WHO has cautioned against imposing travel restrictions due to the new variant Photograph:( AFP )
As a new variant of Covid-19 has emerged, global authorities are taking precautions for curbing its spread with several imposing travel curbs
The World Health Organization (WHO) has cautioned against imposing travel restrictions due to the B.1.1.529 Covid-19 variant. The organisation says that it would take weeks to understand the implications of the strain.
"WHO is closely monitoring the recently reported variant B.1.1.529," spokesman Christian Lindmeier told a media briefing in Geneva.
"Early analysis shows that this variant has a large number of mutations that require and will undergo further study. It will take a few weeks for us to understand what impact this variant has."
"Researchers are working to understand more about the mutations and what they potentially mean for how transmissible or virulent this variant is, and how they may impact on diagnostics, therapeutics and vaccines."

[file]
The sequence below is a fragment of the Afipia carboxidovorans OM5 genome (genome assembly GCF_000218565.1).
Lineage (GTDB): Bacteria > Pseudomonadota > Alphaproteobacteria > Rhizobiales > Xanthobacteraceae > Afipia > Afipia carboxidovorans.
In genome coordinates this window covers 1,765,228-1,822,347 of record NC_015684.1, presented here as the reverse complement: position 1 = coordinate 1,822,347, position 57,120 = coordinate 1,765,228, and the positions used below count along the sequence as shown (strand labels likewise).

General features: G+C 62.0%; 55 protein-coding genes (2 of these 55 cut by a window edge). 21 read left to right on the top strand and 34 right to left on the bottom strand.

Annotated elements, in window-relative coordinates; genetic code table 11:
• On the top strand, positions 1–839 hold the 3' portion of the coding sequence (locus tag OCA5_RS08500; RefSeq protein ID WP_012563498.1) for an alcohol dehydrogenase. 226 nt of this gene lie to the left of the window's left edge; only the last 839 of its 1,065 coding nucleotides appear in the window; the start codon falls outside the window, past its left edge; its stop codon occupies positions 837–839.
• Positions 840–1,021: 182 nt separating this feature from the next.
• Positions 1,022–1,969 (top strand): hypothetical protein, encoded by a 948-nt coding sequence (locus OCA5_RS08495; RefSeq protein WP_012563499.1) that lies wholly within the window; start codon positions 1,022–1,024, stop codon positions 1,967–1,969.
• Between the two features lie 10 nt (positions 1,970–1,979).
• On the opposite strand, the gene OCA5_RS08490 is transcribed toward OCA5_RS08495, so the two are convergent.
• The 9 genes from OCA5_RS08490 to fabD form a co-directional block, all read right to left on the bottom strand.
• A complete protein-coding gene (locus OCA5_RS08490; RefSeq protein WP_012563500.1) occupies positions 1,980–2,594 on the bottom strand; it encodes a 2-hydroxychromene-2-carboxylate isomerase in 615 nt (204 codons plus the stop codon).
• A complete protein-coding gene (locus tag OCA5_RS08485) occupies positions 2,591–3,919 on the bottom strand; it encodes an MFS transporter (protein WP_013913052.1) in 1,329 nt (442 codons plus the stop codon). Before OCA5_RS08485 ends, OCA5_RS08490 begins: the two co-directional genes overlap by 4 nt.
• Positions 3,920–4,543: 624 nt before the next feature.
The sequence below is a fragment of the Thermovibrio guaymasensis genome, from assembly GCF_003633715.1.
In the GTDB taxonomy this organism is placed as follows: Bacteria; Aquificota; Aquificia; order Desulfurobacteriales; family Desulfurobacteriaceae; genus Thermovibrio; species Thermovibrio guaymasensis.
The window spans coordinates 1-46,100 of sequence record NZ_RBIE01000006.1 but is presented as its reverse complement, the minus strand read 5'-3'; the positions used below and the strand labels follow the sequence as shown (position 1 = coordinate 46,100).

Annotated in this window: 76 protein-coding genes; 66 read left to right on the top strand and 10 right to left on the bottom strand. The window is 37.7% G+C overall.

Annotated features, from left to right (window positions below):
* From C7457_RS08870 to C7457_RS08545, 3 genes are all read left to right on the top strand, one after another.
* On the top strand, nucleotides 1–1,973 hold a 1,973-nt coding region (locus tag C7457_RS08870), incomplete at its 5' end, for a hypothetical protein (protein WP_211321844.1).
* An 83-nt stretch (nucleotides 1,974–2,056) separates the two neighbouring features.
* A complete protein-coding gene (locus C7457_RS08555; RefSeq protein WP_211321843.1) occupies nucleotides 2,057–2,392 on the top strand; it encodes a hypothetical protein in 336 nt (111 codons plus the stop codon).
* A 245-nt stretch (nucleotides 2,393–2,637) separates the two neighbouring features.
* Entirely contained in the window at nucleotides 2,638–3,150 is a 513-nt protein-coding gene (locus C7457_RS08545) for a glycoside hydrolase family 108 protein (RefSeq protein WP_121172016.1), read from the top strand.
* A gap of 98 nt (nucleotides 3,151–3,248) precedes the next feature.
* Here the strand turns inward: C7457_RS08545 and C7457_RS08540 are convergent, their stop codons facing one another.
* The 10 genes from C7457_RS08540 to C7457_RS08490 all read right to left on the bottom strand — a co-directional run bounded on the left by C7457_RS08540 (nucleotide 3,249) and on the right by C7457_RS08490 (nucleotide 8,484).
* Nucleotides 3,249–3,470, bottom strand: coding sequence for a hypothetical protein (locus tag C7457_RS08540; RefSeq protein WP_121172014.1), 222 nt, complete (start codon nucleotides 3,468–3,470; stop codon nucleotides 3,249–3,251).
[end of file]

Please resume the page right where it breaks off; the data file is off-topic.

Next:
As a new variant of Covid-19 has emerged, global authorities are taking precautions for curbing its spread with several imposing travel curbs.
Various countries, including the US, UK, Italy, Israel, Canada, have banned travellers from southern Africa over the variant fears.
US President Joe Biden, in a statement, deemed it as a "precautionary measure." He further said that moving forward he will be “guided by what the science and my medical team advises.”
Meanwhile, WHO classified the new coronavirus strain detected in South Africa as a "variant of concern," naming it as Omicron.
"Based on the evidence presented indicative of a detrimental change in COVID-19 epidemiology, the WHO has designated B.1.1.529 as a variant of concern, named Omicron," it said.
“This variant has a large number of mutations, some of which are concerning,” the WHO said, adding, "preliminary evidence suggests an increased risk of reinfection with this variant as compared to other variants of concern."
B.1.1.529 has shown 50 mutations. 30 of these mutations are on the spike protein alone.
(With inputs from agencies)